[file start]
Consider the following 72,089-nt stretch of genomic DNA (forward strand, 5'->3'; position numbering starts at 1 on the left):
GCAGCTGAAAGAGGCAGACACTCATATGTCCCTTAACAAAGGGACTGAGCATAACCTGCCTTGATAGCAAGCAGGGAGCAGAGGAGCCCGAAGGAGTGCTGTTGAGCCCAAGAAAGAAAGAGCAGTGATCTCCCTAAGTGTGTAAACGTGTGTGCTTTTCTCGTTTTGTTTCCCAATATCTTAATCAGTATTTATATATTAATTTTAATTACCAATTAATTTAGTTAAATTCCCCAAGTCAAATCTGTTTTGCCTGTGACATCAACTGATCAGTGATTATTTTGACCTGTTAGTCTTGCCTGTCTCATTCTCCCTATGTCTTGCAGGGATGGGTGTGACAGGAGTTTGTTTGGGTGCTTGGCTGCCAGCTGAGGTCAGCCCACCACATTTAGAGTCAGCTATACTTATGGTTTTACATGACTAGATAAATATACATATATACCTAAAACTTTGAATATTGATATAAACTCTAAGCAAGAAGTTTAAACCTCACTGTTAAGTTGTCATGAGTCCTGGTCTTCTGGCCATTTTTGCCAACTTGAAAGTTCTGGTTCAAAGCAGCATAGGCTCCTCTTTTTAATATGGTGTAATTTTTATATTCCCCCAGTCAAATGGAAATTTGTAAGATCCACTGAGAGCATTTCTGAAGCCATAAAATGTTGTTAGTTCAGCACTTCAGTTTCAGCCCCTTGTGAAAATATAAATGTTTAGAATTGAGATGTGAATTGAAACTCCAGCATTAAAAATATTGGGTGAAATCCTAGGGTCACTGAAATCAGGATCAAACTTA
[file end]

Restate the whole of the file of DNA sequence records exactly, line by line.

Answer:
Consider the following 72,089-nt stretch of genomic DNA (forward strand, 5'->3'; position numbering starts at 1 on the left):
GCAGCTGAAAGAGGCAGACACTCATATGTCCCTTAACAAAGGGACTGAGCATAACCTGCCTTGATAGCAAGCAGGGAGCAGAGGAGCCCGAAGGAGTGCTGTTGAGCCCAAGAAAGAAAGAGCAGTGATCTCCCTAAGTGTGTAAACGTGTGTGCTTTTCTCGTTTTGTTTCCCAATATCTTAATCAGTATTTATATATTAATTTTAATTACCAATTAATTTAGTTAAATTCCCCAAGTCAAATCTGTTTTGCCTGTGACATCAACTGATCAGTGATTATTTTGACCTGTTAGTCTTGCCTGTCTCATTCTCCCTATGTCTTGCAGGGATGGGTGTGACAGGAGTTTGTTTGGGTGCTTGGCTGCCAGCTGAGGTCAGCCCACCACATTTAGAGTCAGCTATACTTATGGTTTTACATGACTAGATAAATATACATATATACCTAAAACTTTGAATATTGATATAAACTCTAAGCAAGAAGTTTAAACCTCACTGTTAAGTTGTCATGAGTCCTGGTCTTCTGGCCATTTTTGCCAACTTGAAAGTTCTGGTTCAAAGCAGCATAGGCTCCTCTTTTTAATATGGTGTAATTTTTATATTCCCCCAGTCAAATGGAAATTTGTAAGATCCACTGAGAGCATTTCTGAAGCCATAAAATGTTGTTAGTTCAGCACTTCAGTTTCAGCCCCTTGTGAAAATATAAATGTTTAGAATTGAGATGTGAATTGAAACTCCAGCATTAAAAATATTGGGTGAAATCCTAGGGTCACTGAAATCAGGATCAAACTTA